I recently became very curious about the sex-lives of people during and after pregnancy. I learned lots about pregnancy and birth during my Doula training and I learned lots about sexuality during my Undergraduate program at the University of Waterloo in Sexuality, Marriage, and Family; but neither educational experience touched on sex during pregnancy. I tried to find some books or academic articles on the subject and at best, I got some half-baked blog articles on some positions to try for heterosexual intercourse.
I decided to take matters into my own hands. I compiled a survey, appropriately titled “Sexuality Throughout Pregnancy.” This by no means was an academic study with proper control groups or any institutions overseeing my work. I asked questions about “what did you like most about sex during pregnancy? What did you like least? What would you tell yourself knowing what you know now?” I wasn’t looking for answers to specific questions, I was looking to get a picture of people’s stories.
I had 41 responses. In academia this wouldn’t be considered all that great. Maybe okay for a qualitative study, but I doubt I could get published with a sample size so small. But the responses were striking. There were definite themes that kept popping up across multiple respondents, and I was reminded once again of my Gr. 10 science teacher: “You know Oral sex is sex, right?”
If I could boil the survey down to one giant take home message it was this: there are many different kinds of sex. It seemed for many of the respondents (who were mostly heterosexual) pregnancy forced them to reconsider how they were having sex for the first time. Penis-in-vagina sex just didn’t work for many of the people anymore (especially after pregnancy due to episiotomies or c-sections). The people who still had raging libidos and whose sex lives thrived regardless had one thing in common: an ability to see sex as more than just penis-in-vagina. Masturbation! Oral sex! Sex Toys! Snuggling! Hands! Fingers! Mouths! Tongues! Polyamorous and LGBTQ individuals didn’t seem to struggle with this problem in the same way. Their sex lives clearly had more variety and exploration allowing them to ebb and flow more easily with changes that come along with pregnancy and birth.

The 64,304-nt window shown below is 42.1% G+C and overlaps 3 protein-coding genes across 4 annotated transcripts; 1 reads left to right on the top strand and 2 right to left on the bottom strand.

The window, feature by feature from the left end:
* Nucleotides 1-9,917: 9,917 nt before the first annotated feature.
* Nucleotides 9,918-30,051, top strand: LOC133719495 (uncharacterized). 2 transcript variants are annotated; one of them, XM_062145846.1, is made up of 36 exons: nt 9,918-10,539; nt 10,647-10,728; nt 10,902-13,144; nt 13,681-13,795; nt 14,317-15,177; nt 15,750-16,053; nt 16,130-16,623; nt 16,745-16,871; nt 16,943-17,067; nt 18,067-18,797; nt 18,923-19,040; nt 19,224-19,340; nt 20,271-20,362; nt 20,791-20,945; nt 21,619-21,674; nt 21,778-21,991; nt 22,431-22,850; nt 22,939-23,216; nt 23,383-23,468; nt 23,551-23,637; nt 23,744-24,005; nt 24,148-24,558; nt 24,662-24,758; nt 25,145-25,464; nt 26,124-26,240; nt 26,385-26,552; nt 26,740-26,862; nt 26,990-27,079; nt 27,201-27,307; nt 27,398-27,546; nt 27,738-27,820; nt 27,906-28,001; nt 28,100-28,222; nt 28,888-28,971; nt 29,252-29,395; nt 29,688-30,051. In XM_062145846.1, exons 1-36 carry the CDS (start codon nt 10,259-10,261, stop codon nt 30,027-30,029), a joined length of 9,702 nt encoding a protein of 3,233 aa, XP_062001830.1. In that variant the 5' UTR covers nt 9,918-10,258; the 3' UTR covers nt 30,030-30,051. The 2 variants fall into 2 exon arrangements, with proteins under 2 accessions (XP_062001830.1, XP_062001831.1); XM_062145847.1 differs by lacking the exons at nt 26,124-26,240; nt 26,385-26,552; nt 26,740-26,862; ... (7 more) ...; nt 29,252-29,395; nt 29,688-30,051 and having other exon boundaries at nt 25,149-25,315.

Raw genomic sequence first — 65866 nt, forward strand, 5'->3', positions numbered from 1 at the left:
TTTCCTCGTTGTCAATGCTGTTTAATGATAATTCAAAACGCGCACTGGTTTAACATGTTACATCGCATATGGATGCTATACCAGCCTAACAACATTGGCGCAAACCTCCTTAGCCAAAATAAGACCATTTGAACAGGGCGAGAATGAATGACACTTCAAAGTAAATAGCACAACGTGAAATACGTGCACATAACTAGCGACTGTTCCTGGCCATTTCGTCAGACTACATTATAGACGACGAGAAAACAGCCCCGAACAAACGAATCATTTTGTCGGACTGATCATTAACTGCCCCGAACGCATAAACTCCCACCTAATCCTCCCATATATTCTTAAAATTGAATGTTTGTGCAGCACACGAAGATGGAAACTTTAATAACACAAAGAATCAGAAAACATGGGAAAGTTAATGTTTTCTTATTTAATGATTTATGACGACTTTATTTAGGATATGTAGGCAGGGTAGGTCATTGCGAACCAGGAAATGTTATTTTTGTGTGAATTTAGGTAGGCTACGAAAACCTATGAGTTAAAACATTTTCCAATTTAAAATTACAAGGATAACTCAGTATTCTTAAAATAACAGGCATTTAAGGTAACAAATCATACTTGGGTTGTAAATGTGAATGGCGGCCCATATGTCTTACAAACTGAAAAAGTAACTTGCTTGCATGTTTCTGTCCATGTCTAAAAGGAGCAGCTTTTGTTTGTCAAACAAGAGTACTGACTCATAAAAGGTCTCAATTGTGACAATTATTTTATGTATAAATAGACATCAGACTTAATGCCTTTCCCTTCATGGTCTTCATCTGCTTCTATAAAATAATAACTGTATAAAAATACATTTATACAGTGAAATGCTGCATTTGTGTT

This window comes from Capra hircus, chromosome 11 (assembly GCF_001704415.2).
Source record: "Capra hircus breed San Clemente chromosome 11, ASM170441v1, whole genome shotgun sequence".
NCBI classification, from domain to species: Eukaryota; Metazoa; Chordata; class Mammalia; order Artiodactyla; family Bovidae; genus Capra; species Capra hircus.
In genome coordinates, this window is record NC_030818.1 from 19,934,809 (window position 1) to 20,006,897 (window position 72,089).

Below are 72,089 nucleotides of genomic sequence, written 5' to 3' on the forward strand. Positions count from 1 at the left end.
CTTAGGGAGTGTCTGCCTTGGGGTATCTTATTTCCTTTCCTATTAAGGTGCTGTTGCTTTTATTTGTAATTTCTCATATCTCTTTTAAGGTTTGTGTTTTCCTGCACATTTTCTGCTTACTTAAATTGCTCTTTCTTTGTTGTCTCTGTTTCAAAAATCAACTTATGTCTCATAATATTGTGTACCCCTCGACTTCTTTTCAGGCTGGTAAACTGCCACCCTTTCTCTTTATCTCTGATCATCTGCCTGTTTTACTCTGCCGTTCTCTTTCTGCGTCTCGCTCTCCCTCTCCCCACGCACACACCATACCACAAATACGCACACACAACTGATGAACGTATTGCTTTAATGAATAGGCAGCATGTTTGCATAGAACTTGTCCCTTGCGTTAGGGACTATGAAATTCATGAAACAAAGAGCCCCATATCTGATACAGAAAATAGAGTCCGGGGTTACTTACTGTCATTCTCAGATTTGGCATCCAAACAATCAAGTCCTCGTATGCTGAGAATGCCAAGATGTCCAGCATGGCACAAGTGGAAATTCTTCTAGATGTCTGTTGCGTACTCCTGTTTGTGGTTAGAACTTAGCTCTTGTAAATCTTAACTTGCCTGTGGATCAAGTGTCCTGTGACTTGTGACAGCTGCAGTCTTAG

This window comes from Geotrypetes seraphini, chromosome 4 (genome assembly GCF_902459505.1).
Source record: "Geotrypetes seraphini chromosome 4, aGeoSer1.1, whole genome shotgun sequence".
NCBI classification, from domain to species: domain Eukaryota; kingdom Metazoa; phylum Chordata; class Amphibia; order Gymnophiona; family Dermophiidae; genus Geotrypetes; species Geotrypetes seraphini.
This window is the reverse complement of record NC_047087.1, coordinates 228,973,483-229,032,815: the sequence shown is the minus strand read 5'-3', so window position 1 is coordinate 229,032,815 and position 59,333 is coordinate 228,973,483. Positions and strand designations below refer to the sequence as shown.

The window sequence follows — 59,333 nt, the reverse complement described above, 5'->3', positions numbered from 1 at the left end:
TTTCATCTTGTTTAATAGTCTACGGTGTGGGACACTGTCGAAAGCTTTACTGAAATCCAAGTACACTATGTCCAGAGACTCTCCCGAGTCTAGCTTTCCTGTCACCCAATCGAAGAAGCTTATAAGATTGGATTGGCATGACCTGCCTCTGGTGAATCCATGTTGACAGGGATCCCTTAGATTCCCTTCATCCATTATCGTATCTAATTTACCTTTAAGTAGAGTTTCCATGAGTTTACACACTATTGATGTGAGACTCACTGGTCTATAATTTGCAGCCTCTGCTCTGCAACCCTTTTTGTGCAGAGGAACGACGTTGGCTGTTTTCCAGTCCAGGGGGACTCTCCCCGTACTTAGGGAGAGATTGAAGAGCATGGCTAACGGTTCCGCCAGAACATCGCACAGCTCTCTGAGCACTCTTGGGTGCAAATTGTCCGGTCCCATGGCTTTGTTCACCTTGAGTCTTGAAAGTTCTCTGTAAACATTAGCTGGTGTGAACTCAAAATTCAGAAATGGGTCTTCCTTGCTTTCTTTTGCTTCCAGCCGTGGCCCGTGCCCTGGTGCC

Obviously, research needs to be done. By people with fancy acronyms at the end of their name who have access to computers with statistical programs and tried, tested, and true psychological measures.
But you and I don’t have time to wait for science to validate our experiences. We have sex lives to get back to- so get to it! And don’t forget… Masturbation is sex too! Fingering is sex too! Blowjobs are sex too! If going out for dinner and having a big piece of chocolate cake makes you feel hot and bothered all over...
Eating out is sex too!
Tynan Rhea graduated from the University of Waterloo with a Joint Honours Bachelor of Arts in Psychology and Sexuality, Marriage, & Family. Tynan now works in Toronto as a Doula and Sexual & Reproductive Health Consultant with the Sisterhood Wellness Collective (SisterhoodWellness.com) specializing in sexuality throughout pregnancy.